In this post I am going to look at which full-time scores are the most common in football matches across the major European leagues. I will also be looking at some other associated data such as the most common half-time scores and comparing the most common football scores in higher leagues versus those in lower leagues and looking at what percentage of games end in a draw.
The data I am using for this post is from the last 5 full seasons (2015/2016 to 2019/2020) of the following mainstream European leagues:
- English Premier League
- English Championship
- Spanish La Liga
- Spanish La Liga 2
- German Bundesliga
- German 2. Bundesliga
- French Ligue 1
- French Ligue 2
- Italian Serie A
- Italian Serie B
- Austrian Tipco Bundesliga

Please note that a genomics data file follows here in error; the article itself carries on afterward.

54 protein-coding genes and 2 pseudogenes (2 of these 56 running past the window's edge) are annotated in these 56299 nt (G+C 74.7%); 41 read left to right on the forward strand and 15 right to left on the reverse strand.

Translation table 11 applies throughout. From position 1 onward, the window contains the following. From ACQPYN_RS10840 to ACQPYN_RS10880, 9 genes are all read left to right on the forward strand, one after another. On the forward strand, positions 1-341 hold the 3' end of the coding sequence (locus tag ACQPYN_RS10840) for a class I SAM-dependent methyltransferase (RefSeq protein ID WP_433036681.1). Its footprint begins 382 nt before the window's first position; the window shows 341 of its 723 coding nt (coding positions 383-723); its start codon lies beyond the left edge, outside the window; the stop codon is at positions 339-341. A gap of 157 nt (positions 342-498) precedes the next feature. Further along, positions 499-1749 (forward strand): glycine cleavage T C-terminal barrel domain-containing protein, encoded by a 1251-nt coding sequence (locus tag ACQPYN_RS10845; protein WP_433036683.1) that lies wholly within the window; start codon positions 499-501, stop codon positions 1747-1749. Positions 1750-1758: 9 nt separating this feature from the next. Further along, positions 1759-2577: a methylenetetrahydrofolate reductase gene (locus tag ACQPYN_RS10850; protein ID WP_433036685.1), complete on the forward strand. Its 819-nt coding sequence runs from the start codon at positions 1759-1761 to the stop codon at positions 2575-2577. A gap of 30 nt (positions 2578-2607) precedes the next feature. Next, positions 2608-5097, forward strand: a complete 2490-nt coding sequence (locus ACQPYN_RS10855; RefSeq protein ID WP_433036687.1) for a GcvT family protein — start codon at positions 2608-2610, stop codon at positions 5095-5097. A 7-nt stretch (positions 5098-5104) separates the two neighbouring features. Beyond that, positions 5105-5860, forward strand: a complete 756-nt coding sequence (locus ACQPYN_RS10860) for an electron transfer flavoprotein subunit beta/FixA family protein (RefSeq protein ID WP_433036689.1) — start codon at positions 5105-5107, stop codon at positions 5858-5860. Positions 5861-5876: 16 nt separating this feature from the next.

- Danish Superliga
- Netherlands Eredivisie
What is the Most Common Score (Across all Leagues)
To start off in answering this question I will be looking across all of the aforementioned European leagues over the past 5 full seasons, with a total of 23,210 games being sampled this should give us a good idea of the most common scores to expect.
As can be seen in the table above, 1-1 is clearly the most common score for a football match making up 12.64% of all sampled games. After this we see 1-0 coming in as the second most common at 10.4% of games and after this is 2-1 making up just over 9% of the sampled football games.
If we look at the top 10 scores above we can also see, with the 3 draws aside, that we have 4 home victories versus only 3 away victories, more evidence of this home team advantage is also present as you look further down the results with winning home team scores proving more common.